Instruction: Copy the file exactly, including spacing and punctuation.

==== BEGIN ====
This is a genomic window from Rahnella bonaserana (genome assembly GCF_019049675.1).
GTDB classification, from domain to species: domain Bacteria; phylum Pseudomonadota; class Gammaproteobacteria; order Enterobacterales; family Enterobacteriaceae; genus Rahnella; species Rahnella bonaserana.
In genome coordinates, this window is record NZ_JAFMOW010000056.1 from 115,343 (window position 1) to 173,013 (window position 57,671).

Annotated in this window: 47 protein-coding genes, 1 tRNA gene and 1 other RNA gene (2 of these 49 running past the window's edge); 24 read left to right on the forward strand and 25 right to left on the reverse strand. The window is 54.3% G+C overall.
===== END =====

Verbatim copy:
This is a genomic window from Rahnella bonaserana (genome assembly GCF_019049675.1).
GTDB classification, from domain to species: domain Bacteria; phylum Pseudomonadota; class Gammaproteobacteria; order Enterobacterales; family Enterobacteriaceae; genus Rahnella; species Rahnella bonaserana.
In genome coordinates, this window is record NZ_JAFMOW010000056.1 from 115,343 (window position 1) to 173,013 (window position 57,671).

Annotated in this window: 47 protein-coding genes, 1 tRNA gene and 1 other RNA gene (2 of these 49 running past the window's edge); 24 read left to right on the forward strand and 25 right to left on the reverse strand. The window is 54.3% G+C overall.